Also important gaps as it does not apply to policy lending. Given that other institutions look to the Bank for standards, the dilution will encourage a race to the bottom, including by governments.
Urged WB to seek emulate the strong country models available.
NGO Forum – focusing on ADB
Underscored that ADB has actually moved broadly in the right direction and urged the Bank to use the ADB safeguards framework as a point of departure.
Housing and Land Rights Network (Egypt)
WB empowers governments rather than the people, particularly in countries with weak or non-existent democratic guarantees, as in Middle East and North Africa.
Understands that the Bank is not a Human Rights organisation, however pleaded that the Bank at least adopt internationally accepted HR language: eg, reparations vs. compensation or forced eviction vs. involuntary resettlement. The Bank’s adoption of universally accepted language would provide some purchase for CSOs in difficult situations.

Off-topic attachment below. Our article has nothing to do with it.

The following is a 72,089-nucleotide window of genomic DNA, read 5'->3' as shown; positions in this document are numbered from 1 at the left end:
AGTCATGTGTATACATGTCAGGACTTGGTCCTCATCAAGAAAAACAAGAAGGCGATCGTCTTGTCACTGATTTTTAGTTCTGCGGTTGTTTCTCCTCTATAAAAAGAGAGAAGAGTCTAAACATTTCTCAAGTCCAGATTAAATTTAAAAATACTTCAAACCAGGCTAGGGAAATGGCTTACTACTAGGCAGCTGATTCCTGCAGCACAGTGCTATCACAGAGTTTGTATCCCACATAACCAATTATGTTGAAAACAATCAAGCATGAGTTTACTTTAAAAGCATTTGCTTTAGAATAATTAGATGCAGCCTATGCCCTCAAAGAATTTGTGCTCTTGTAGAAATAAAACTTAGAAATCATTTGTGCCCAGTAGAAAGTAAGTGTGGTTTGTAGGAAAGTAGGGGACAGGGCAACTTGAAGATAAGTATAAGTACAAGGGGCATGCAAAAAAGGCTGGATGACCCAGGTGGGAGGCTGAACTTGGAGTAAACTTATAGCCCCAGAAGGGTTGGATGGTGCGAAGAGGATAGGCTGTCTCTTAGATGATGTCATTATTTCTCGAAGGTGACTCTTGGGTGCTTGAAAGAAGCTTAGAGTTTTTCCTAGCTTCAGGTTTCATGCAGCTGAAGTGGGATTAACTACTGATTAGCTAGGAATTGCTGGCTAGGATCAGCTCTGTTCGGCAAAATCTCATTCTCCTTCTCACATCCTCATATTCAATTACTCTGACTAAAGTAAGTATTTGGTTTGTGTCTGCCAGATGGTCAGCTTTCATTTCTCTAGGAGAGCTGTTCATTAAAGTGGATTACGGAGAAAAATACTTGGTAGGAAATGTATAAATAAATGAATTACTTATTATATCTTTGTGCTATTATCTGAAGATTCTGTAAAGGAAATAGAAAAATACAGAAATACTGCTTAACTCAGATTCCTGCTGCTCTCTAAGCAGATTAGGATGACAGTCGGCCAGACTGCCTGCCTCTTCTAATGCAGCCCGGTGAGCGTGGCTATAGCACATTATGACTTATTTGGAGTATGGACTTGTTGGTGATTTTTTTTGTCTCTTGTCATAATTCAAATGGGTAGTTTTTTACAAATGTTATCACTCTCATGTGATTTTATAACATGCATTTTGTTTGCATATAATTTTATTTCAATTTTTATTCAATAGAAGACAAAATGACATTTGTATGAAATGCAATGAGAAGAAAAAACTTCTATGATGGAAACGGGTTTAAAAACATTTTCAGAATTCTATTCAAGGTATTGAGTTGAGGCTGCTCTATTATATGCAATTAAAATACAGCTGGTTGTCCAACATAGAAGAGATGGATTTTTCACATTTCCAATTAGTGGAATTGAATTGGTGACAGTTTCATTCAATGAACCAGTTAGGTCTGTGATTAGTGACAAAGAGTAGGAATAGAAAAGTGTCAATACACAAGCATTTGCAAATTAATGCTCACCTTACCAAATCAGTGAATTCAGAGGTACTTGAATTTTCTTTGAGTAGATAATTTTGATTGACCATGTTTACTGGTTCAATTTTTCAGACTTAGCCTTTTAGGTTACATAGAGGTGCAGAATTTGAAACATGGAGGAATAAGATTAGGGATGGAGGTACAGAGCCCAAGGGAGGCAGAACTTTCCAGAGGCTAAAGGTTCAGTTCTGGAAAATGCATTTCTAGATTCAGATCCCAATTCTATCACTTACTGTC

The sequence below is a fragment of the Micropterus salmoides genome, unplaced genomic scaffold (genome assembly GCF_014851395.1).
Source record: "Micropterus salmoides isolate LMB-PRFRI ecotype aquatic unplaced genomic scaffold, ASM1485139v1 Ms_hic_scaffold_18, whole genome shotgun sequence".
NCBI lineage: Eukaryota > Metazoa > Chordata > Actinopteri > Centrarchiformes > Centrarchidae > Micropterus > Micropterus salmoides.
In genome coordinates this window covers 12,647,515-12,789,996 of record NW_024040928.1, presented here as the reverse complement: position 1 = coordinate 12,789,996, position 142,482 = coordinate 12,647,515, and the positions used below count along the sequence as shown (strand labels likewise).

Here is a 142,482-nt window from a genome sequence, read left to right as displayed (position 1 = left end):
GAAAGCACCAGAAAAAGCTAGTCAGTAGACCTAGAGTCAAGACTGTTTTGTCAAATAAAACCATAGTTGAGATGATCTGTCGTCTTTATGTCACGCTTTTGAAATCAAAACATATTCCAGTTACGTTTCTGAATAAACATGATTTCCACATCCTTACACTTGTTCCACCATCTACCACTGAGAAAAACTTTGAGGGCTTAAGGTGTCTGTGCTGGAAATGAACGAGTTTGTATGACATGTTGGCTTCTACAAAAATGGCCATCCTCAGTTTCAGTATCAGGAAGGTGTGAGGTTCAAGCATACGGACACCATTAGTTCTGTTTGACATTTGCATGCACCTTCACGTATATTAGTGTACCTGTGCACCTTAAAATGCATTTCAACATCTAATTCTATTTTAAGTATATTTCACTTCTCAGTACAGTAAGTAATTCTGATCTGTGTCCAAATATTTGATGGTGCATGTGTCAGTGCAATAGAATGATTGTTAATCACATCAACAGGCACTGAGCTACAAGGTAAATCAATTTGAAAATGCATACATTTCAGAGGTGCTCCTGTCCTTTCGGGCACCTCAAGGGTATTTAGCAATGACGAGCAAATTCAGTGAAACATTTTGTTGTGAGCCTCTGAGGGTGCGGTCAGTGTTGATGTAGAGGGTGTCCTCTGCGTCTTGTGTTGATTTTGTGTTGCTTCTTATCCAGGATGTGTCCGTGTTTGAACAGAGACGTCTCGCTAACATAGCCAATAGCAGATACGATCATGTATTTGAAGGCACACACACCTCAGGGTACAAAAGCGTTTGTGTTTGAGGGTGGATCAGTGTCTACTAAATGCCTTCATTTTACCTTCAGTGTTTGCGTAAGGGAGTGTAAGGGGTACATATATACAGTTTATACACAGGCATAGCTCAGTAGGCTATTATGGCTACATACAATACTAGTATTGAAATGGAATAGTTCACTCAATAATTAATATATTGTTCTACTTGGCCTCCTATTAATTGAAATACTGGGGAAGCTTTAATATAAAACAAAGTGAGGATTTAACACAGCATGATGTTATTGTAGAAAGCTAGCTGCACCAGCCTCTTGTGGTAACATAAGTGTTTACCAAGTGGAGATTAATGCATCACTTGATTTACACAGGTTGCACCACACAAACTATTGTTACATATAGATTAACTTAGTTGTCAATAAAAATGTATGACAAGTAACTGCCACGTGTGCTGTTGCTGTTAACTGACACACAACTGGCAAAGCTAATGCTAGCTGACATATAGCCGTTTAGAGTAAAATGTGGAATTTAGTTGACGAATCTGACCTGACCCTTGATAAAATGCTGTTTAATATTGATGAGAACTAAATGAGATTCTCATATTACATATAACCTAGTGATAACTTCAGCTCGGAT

ED Satu Santala (Finland)
The SG remains very much in consultation process, of which the roundtable is part. This is a first draft.
Thought the concerns about lack of consultation unfair. The Bank has made a genuine effort. However internal discussions were difficult and impacted by leaked document.
Stressed (as did all EDs throughout) that there are a variety of voices within the board and that discussions are difficult. Bank is not homogenous bunch of bureaucrats but represents interests and views of shareholders.
New SG focus on substance and, crucially, implementability. The Bank hears concerns about dilution, but must focus on extent to which policies can be implemented on the ground.